What is a metal ion ?

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What is a metal ion ?

Metal Ions in Biochemistry presents a simplified account of the role of metal ions in the biochemical processes and the significance of inorganic elements in human diet and in therapeutics.

Anintroductiontofreeradicalbiochemistry

Free radicals are chemical species possessing an unpaired electron that can be considered as fragments of molecules and which are generally very reactive. They are produced continuously in cells either as accidental by-products of metabolism or deliberately during, for example, phagocytosis. The most important reactants in free radical biochemistry in aerobic cells are oxygen and its radical derivatives (superoxide and hydroxyl radical), hydrogen peroxide and transition metals. Cells have developed a comprehensive array of antioxidant defences to prevent free radical formation or limit their damaging effects. These include enzymes to decompose peroxides, proteins to sequester transition metals and a range of compounds to ‘scavenge' free radicals. Reactive free radicals formed within cells can oxidise biomolecules and lead to cell death and tissue injury. Establishing the involvement of free radicals in the pathogenesis of a disease is extremely difficult due to the short lifetimes of these species.

Metal ions play a passive role in the hairpin ribozyme catalysed reaction.

The hairpin ribozyme is an example of a small catalytic RNA which catalyses the endonucleolytic transesterification of RNA in a highly sequence-specific manner. The hairpin ribozyme, in common with all other small ribozymes such as the hammerhead, requires the presence of a divalent metal ion co-factor (typically magnesium) for the reaction to take place. To investigate the role of magnesium ions in the hairpin catalysed reaction we have synthesised two epimeric modified substrates in which a phosphorothioate replaces the scissile phosphodiester bond. Previously, Burke and co-workers have reported that no thio-effect is observed with the Rp-phosphorothioate isomer. We observe the absence of a thio-effect with both diastereomeric phosphorothioate hairpin substrates. Furthermore we report that inert cobalt (III) complexes are capable of supporting the hairpin ribozyme reaction, with a similar efficiency to Mg2+,even in the presence of EDTA. Variation of the net charge on the inert cobalt complex does not change the observed rate of reaction. These results suggest that metal ions play a passive role in the hairpin ribozyme catalysed reaction and are probably required for structural purposes only. This places the hairpin ribozyme in a different mechanistic class to other small ribozymes such as the hammerhead.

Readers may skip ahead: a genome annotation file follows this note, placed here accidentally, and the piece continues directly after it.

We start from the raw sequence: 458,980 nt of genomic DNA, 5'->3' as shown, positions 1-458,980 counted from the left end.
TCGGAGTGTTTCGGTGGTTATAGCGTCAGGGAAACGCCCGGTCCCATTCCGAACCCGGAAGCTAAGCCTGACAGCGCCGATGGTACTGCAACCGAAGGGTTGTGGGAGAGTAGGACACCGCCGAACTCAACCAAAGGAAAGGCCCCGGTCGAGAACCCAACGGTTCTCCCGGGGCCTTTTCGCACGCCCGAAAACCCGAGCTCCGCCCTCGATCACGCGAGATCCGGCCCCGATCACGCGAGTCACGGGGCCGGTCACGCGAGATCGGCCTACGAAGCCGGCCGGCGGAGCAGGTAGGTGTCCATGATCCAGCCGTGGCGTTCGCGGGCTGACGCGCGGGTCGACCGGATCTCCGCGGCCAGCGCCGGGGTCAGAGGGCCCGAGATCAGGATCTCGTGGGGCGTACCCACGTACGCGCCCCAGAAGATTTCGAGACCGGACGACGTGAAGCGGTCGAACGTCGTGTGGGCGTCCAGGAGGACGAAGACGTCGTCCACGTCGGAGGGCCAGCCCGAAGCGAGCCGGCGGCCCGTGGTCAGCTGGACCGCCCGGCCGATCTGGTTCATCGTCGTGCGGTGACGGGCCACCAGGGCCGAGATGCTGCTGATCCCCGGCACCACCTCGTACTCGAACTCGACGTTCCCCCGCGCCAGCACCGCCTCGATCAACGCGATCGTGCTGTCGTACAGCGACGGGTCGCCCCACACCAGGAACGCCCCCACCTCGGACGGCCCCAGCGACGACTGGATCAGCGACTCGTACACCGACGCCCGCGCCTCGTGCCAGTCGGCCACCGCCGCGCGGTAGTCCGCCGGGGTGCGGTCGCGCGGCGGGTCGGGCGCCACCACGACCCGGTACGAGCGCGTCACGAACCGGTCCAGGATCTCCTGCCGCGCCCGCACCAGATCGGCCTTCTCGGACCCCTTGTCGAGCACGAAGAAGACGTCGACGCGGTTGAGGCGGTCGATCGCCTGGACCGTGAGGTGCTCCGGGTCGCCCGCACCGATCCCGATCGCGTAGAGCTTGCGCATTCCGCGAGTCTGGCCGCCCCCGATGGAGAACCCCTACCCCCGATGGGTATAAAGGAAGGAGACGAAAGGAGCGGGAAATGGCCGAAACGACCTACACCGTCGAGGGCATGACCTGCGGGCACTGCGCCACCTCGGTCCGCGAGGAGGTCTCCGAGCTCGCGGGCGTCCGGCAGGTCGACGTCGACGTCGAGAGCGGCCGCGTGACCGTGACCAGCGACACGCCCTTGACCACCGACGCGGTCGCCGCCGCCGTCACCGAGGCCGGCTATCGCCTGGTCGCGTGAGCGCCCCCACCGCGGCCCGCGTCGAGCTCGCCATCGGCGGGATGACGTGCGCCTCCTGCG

Role of the divalent metal ion in the NAD:malic enzyme reaction: an ESEEM determination of the ground state conformation of malate in the E:Mn:malate complex.

Conformation of L-malate bound at the active site of Ascaris suum malic enzyme has been investigated by electron spin echo envelope modulation spectroscopy. Dipolar interactions between Mn2+ bound to the enzyme active site and deuterium specifically placed at the 2-position, the 3R-position, and the 3S-position of L-malate were observed. The intensities of these interactions are related to the distance between each deuterium and Mn2+. Several models of possible Mn-malate complexes were constructed using molecular graphics techniques, and conformational searches were conducted to identify conformers of malate that meet the distance criteria defined by the spectroscopic measurements. These searches suggest that L-malate binds to the enzyme active site in the trans conformation, which would be expected to be the most stable conformer in solution, not in the gauche conformer, which would be more similar to the conformation required for oxidative decarboxylation of oxalacetate formed from L-malate at the active site of the enzyme.Effect of A and B Metal Ion Site Occupancy on Conformational Changes in an RB69 DNA Polymerase Ternary Complex